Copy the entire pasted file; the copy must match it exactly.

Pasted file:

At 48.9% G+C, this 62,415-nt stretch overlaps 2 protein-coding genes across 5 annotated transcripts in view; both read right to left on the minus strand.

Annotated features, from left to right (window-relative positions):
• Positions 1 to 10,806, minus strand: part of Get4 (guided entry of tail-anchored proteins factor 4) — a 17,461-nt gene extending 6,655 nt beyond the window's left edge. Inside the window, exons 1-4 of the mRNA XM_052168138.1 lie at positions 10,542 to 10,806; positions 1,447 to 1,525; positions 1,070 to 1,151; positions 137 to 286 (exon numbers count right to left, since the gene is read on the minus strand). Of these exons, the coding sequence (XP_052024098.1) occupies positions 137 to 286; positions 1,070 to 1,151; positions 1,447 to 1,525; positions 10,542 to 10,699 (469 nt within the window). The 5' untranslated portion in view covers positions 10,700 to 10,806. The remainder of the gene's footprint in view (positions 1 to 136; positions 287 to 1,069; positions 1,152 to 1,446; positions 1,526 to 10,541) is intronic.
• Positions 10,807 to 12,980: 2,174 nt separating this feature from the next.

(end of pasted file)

At 48.9% G+C, this 62,415-nt stretch overlaps 2 protein-coding genes across 5 annotated transcripts in view; both read right to left on the minus strand.

Annotated features, from left to right (window-relative positions):
• Positions 1 to 10,806, minus strand: part of Get4 (guided entry of tail-anchored proteins factor 4) — a 17,461-nt gene extending 6,655 nt beyond the window's left edge. Inside the window, exons 1-4 of the mRNA XM_052168138.1 lie at positions 10,542 to 10,806; positions 1,447 to 1,525; positions 1,070 to 1,151; positions 137 to 286 (exon numbers count right to left, since the gene is read on the minus strand). Of these exons, the coding sequence (XP_052024098.1) occupies positions 137 to 286; positions 1,070 to 1,151; positions 1,447 to 1,525; positions 10,542 to 10,699 (469 nt within the window). The 5' untranslated portion in view covers positions 10,700 to 10,806. The remainder of the gene's footprint in view (positions 1 to 136; positions 287 to 1,069; positions 1,152 to 1,446; positions 1,526 to 10,541) is intronic.
• Positions 10,807 to 12,980: 2,174 nt separating this feature from the next.